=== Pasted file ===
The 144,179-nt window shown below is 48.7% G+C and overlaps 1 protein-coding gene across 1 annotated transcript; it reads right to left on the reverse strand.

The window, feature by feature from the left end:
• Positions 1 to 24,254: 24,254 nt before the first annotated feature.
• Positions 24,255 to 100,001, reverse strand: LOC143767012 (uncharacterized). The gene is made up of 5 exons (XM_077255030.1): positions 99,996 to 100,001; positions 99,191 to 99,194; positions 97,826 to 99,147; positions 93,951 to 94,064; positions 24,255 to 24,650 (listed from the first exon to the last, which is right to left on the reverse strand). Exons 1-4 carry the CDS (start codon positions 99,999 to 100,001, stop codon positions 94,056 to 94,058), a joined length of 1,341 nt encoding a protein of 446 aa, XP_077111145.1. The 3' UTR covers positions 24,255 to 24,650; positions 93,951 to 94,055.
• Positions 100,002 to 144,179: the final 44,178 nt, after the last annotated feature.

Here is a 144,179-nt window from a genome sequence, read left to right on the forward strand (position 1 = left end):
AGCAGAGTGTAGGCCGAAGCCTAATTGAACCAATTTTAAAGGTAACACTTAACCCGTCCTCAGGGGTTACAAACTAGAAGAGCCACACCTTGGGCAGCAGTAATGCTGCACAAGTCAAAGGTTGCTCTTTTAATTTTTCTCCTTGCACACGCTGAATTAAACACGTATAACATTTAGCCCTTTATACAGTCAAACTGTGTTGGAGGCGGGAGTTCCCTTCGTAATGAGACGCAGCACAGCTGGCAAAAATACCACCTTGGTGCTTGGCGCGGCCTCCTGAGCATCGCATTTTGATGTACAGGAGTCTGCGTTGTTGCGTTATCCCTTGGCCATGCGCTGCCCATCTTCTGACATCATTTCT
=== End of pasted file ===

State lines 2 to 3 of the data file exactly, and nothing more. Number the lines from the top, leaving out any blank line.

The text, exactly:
The window, feature by feature from the left end:
• Positions 1 to 24,254: 24,254 nt before the first annotated feature.